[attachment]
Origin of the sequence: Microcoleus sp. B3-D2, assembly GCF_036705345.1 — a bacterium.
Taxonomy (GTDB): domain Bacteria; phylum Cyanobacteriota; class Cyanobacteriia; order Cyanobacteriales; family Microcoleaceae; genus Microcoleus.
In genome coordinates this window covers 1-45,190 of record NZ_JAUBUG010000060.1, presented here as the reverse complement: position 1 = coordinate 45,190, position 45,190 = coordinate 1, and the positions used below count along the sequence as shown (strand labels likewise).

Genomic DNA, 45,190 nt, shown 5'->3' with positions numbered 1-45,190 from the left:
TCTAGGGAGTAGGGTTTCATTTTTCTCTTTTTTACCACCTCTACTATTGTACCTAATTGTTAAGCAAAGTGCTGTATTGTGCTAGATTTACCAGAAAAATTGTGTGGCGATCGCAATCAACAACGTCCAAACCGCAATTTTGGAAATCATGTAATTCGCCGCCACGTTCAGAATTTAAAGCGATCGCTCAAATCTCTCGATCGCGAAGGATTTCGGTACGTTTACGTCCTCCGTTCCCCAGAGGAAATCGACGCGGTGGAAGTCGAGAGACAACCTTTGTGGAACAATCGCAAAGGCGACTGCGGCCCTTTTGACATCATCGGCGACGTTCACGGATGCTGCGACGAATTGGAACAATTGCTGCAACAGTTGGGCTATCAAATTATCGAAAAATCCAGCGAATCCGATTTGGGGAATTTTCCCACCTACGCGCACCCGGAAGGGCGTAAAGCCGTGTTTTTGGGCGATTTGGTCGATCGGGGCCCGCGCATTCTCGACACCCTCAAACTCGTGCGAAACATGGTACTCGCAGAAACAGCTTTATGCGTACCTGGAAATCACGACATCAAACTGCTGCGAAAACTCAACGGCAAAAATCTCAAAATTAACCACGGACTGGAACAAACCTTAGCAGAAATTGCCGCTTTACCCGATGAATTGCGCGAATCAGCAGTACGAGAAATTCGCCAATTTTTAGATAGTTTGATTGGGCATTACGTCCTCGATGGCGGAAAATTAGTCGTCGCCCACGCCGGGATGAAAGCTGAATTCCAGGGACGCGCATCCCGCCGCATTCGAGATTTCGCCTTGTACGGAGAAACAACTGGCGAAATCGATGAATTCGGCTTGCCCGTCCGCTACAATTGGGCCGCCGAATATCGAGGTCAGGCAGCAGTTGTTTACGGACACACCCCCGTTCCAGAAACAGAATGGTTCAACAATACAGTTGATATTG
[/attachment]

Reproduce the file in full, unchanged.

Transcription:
Origin of the sequence: Microcoleus sp. B3-D2, assembly GCF_036705345.1 — a bacterium.
Taxonomy (GTDB): domain Bacteria; phylum Cyanobacteriota; class Cyanobacteriia; order Cyanobacteriales; family Microcoleaceae; genus Microcoleus.
In genome coordinates this window covers 1-45,190 of record NZ_JAUBUG010000060.1, presented here as the reverse complement: position 1 = coordinate 45,190, position 45,190 = coordinate 1, and the positions used below count along the sequence as shown (strand labels likewise).

Genomic DNA, 45,190 nt, shown 5'->3' with positions numbered 1-45,190 from the left:
TCTAGGGAGTAGGGTTTCATTTTTCTCTTTTTTACCACCTCTACTATTGTACCTAATTGTTAAGCAAAGTGCTGTATTGTGCTAGATTTACCAGAAAAATTGTGTGGCGATCGCAATCAACAACGTCCAAACCGCAATTTTGGAAATCATGTAATTCGCCGCCACGTTCAGAATTTAAAGCGATCGCTCAAATCTCTCGATCGCGAAGGATTTCGGTACGTTTACGTCCTCCGTTCCCCAGAGGAAATCGACGCGGTGGAAGTCGAGAGACAACCTTTGTGGAACAATCGCAAAGGCGACTGCGGCCCTTTTGACATCATCGGCGACGTTCACGGATGCTGCGACGAATTGGAACAATTGCTGCAACAGTTGGGCTATCAAATTATCGAAAAATCCAGCGAATCCGATTTGGGGAATTTTCCCACCTACGCGCACCCGGAAGGGCGTAAAGCCGTGTTTTTGGGCGATTTGGTCGATCGGGGCCCGCGCATTCTCGACACCCTCAAACTCGTGCGAAACATGGTACTCGCAGAAACAGCTTTATGCGTACCTGGAAATCACGACATCAAACTGCTGCGAAAACTCAACGGCAAAAATCTCAAAATTAACCACGGACTGGAACAAACCTTAGCAGAAATTGCCGCTTTACCCGATGAATTGCGCGAATCAGCAGTACGAGAAATTCGCCAATTTTTAGATAGTTTGATTGGGCATTACGTCCTCGATGGCGGAAAATTAGTCGTCGCCCACGCCGGGATGAAAGCTGAATTCCAGGGACGCGCATCCCGCCGCATTCGAGATTTCGCCTTGTACGGAGAAACAACTGGCGAAATCGATGAATTCGGCTTGCCCGTCCGCTACAATTGGGCCGCCGAATATCGAGGTCAGGCAGCAGTTGTTTACGGACACACCCCCGTTCCAGAAACAGAATGGTTCAACAATACAGTTGATATTG